When the billing department noted my payment on their records, they sent out a statement acknowledging my account was paid-in-full. When the statement arrived at my parents' house, my mother opened the envelope and found out her daughter had had an abortion without her knowledge or consent. I'd never planned to tell my mother, but my sin "found me out."
After the semester ended a few short weeks later, I went home and was confronted by my mom. For the first time in my life, we had a long hard talk about sex and life. But it wasn't until a month after that, when I met Christ as my Savior, that my lifestyle began to change, leading me away from the lascivious world I'd been dwelling in, and on to a new life, far more abundant and free.
Unfortunately, I was unprepared for the tidal wave of guilt and shame that eventually crashed in on me. Becoming a Christian magnified my sin of abortion, filling me with a grief and despair I'd never experienced. I became seriously ill, both physically and mentally. I developed the habit of frequently calling in "sick" so I could stay home from work and cry. It nearly cost me my job. This went on for months until, at the urging of a friend who worked at a local crisis pregnancy center, I went to a woman for counseling.
"It's normal to experience belated guilt once you realize what you've actually done," she told me as we sat at her dining room table. "You can't confess a sin you don't know you've committed, but now that you know, you need to ask God to forgive you. After that, you'll be free to begin a long but certain healing process."
She then told me about her own abortion experience, emphasizing the incredible healing power of God's forgiveness. We prayed right then and there, and I left my heavy load at the feet of my Lord.
When I finally met the man who is now my husband, I wouldn't accept his engagement ring until I told him about my abortion. To my amazement, he confessed he, too, had abortion in his past. He'd paid for an old girlfriend in college to have an abortion! Like me, he realized his grave error after he came to Christ. Together, we now help and encourage each other, both in parenting and daily Christian living.
I still have times of deep sorrow over my abortion. I have to remind myself regularly how blessed I am that God could forgive me. I also have to remind myself that if God can forgive my sin and remove it "as far as the east is from the west" (Ps. 103:12), I can leave forgiven sin alone. It's gone. It's buried. I'm glad.
The woman I am today doesn't even remotely resemble that college girl. I've been happily married to the same godly man for more than thirteen years now, and we're the proud yet undeserving parents of three precious children. We're active in our local church, serving as Sunday school teachers for inner-city teens, and our children attend the Christian school affiliated with our church. We're striving to "train up our children in the way they should go."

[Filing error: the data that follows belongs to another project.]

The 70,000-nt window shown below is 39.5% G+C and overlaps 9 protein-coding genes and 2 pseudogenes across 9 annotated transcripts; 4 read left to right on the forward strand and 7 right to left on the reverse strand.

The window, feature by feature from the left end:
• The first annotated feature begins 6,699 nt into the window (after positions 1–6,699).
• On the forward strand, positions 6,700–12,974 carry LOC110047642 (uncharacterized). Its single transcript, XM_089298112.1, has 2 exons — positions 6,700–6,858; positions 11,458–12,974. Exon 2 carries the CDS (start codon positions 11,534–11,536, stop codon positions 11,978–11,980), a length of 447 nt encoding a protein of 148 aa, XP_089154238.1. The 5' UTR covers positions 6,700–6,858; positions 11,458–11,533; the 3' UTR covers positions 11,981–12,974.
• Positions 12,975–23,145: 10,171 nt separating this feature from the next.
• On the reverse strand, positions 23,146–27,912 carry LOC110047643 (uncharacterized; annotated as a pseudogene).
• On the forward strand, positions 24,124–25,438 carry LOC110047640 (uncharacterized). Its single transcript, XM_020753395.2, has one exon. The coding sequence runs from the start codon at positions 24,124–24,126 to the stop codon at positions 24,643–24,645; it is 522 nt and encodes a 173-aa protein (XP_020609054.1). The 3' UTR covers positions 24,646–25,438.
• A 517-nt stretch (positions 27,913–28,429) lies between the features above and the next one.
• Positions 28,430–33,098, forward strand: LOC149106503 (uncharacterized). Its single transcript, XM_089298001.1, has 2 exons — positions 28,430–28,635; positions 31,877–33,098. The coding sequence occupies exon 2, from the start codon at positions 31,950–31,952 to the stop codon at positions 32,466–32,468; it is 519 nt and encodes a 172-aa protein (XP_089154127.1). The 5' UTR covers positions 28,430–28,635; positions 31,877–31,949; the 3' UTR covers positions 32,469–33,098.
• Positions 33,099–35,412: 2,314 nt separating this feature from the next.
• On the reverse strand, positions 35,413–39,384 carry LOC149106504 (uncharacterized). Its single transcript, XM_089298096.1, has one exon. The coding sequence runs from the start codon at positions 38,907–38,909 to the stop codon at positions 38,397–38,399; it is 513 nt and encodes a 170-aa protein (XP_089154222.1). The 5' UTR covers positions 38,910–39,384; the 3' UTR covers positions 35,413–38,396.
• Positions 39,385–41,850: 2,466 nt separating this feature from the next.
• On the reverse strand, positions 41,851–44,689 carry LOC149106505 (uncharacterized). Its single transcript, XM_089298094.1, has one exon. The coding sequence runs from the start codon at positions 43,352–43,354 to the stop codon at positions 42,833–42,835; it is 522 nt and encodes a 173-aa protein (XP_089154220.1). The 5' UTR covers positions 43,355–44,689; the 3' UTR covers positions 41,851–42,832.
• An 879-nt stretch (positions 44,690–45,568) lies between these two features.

I may be the lady you really enjoy at the women's fellowships. I may be the Christian woman with the wonderful smile and wit. I may be your best friend. I'm choosing to remain anonymous, revealing my past to a select few as God leads, mainly because of the harsh words and caustic attitudes I've observed whenever I hear women discussing abortion. Would you still love me as your sister in Christ if you knew I was one of the millions of women who'd made the irrevocable error of having an abortion?
As with any other sin, we need to remember to "hate the sin, yet love the sinner." If you really hate abortion, help stem the tide by serving in or financially supporting your local crisis pregnancy ministry. By becoming a servant instead of a critic, your heart will be tenderized by witnessing lives in crisis. You'll see up close how easy it is for a person to make a bad decision under pressure, and you'll develop a Christlike love for women who need direction and support.
The next time you're discussing the catastrophe of abortion, be careful what you say and how you say it. Remember, some of us were never told the whole story—and we may be listening to you.
The writer is a volunteer at her local crisis pregnancy center, where she copy-edits radio spots for the ministry. She also writes on other Christian family topics. Statistical information was provided by Carol Everett, a former abortion clinic operator and now founder of Life Network, an Austin-based pro-life organization that provides post-abortion counseling.
Copyright © 1996 by the author or Christianity Today/Today's Christian Woman magazine.